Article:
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collected by the Portuguese National Statistics Office (INE). Trade data is only available for
manufacturing for the period 1988-2000. As the Portuguese classification of industries has
been revised in 1994 to match the NACE-Rev 2, a concordance was needed and the analysis
considers 74 manufacturing industries9.
There are two important characteristics that guarantee this data set’s coverage and reliability.
First, data is collected from a compulsory administrative census that the Ministry of
Employment runs annually to check the firm’s compliance with labour law. Second, and
unique to this data base, firms are required by law to make the information provided to the
Ministry available to every worker in a public place of the establishment. Another important
advantage is its longitudinal nature that results from the fact that a unique identification
number is attributed to each worker the first time he enters the data set. This is based on his
social security number that does not change through time.
To control for any coding errors, we have performed extensive checks to guarantee the
accuracy of the worker data using information on gender, date of birth and maximum
schooling level achieved, as described in Appendix B. After these checks, we kept for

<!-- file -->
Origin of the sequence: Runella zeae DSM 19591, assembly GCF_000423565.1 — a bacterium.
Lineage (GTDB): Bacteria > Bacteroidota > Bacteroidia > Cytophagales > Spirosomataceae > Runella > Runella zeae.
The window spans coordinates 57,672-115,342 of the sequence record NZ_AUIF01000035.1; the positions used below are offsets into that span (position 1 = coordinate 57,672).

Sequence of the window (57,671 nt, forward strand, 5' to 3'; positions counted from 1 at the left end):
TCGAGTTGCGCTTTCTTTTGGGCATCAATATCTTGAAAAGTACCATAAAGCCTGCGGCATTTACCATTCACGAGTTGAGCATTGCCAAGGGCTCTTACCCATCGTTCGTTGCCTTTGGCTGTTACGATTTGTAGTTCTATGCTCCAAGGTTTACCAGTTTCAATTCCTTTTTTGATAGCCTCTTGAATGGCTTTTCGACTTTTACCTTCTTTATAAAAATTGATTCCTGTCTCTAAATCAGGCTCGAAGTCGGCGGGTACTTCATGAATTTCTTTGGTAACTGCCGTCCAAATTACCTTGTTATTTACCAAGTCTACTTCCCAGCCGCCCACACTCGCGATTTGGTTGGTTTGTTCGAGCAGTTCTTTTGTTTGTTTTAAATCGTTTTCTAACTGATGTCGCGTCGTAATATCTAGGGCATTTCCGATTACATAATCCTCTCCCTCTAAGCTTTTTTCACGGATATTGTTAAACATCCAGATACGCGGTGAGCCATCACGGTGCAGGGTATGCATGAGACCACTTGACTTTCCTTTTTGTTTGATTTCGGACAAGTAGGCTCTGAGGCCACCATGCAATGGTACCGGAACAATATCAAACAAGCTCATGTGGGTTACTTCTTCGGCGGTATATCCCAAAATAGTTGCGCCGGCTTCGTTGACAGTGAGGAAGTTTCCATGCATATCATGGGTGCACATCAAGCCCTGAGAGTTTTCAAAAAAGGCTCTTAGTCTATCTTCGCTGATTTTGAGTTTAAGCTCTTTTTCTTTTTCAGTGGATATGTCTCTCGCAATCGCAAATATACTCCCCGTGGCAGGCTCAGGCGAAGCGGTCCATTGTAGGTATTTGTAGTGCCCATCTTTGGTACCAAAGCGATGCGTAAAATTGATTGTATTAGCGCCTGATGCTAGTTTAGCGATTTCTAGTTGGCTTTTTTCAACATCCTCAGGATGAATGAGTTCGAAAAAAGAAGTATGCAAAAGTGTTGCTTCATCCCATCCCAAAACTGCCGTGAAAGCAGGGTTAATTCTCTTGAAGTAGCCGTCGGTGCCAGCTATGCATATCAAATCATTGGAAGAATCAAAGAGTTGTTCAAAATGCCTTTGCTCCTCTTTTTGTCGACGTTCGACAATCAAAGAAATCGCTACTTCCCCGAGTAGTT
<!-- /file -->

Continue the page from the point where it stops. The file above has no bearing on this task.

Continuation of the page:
analysis full-time wage earners, aged between 16 and 65, earning at least the national
minimum wage, working in firms operating in mainland Portugal. The final panel used in the
analysis contains information on 2,998,727 workers, 467,269 firms, imports and exports from
74 manufacturing industries over the period 1986-2000, yielding a total of 15,613,149
worker-year observations.
3.2. Workers Transitions: Variable Creation
An industry (skill) switcher is an individual that in the subsequent observation is employed in
a different industry (has a different skill). The set of worker transitions contains five
alternatives: the worker changes industry retaining the same skill; moves up the skill ladder
while remaining in the same industry; moves down the skill ladder while remaining in the
same industry; moves up the skill ladder and moves industry; moves down the skill ladder and
moves industry. Skill classification follows the ILO’s skill definition described in Section 2.1
and industry classification follows the NACE-Rev. 2 at the 2-digit level.
The concordance used can be found at Note that 56 industries
have direct equivalents in the old and new classifications and are, therefore, defined at the 2-digit level of the
NACE-Rev. 2. The remaining 46 categories of NACE-Rev. 2 do not have direct equivalents in the old
classification and are aggregated into 18 sectors.
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